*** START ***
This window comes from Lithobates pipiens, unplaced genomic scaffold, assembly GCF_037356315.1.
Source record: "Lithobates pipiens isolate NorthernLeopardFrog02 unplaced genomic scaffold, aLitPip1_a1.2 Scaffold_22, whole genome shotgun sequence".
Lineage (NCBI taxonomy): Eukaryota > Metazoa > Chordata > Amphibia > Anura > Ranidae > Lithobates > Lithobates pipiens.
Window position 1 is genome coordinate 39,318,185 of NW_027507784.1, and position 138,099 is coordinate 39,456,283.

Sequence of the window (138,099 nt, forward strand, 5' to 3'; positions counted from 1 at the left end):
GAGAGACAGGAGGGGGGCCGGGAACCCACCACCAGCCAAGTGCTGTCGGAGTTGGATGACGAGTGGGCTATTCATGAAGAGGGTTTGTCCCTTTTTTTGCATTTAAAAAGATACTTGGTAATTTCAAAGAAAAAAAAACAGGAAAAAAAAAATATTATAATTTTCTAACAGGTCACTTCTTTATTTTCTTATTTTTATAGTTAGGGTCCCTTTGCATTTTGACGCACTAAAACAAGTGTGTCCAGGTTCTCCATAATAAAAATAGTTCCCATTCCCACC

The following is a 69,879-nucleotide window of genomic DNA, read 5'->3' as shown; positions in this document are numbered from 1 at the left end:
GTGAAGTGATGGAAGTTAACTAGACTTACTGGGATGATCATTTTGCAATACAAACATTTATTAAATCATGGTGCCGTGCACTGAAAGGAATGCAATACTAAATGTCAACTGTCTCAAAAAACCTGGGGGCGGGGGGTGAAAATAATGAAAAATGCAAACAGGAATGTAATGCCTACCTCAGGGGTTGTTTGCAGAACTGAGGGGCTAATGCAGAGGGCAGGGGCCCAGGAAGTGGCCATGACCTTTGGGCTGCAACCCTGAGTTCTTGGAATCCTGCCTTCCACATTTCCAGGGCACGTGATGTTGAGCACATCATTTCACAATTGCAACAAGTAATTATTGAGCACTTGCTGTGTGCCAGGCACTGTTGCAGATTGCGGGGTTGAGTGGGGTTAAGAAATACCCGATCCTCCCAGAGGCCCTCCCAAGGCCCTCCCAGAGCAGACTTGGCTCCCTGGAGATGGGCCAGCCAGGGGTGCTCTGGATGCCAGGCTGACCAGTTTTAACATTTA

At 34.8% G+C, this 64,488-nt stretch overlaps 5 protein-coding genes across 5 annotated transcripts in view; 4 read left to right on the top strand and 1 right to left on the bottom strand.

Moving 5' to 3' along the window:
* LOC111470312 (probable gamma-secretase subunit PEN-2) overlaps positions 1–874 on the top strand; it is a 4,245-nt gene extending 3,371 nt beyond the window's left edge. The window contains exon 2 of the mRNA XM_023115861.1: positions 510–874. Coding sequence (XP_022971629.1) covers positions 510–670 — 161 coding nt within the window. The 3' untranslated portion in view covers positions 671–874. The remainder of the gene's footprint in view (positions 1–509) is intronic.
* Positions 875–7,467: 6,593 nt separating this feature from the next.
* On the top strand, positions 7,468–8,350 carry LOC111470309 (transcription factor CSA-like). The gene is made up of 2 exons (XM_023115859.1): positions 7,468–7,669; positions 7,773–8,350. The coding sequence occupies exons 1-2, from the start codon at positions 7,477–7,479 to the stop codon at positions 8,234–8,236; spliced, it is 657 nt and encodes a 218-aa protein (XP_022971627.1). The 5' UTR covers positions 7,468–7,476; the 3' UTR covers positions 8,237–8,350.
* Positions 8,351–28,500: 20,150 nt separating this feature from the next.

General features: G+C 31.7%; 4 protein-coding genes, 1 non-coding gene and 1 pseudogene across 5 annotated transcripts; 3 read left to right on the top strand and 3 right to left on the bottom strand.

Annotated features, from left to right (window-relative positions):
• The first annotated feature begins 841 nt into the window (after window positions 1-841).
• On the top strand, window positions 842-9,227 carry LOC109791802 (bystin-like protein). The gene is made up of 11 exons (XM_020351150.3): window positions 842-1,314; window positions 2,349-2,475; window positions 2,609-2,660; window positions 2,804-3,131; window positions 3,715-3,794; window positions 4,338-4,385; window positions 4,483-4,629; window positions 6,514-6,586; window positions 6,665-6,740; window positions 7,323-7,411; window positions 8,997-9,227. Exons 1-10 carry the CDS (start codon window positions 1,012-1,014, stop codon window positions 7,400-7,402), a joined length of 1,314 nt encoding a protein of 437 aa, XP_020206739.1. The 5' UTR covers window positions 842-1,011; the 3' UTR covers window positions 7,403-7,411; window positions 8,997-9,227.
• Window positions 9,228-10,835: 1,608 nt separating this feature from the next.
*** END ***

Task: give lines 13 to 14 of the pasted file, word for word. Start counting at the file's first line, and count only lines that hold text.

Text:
* On the top strand, positions 7,468–8,350 carry LOC111470309 (transcription factor CSA-like). The gene is made up of 2 exons (XM_023115859.1): positions 7,468–7,669; positions 7,773–8,350. The coding sequence occupies exons 1-2, from the start codon at positions 7,477–7,479 to the stop codon at positions 8,234–8,236; spliced, it is 657 nt and encodes a 218-aa protein (XP_022971627.1). The 5' UTR covers positions 7,468–7,476; the 3' UTR covers positions 8,237–8,350.
* Positions 8,351–28,500: 20,150 nt separating this feature from the next.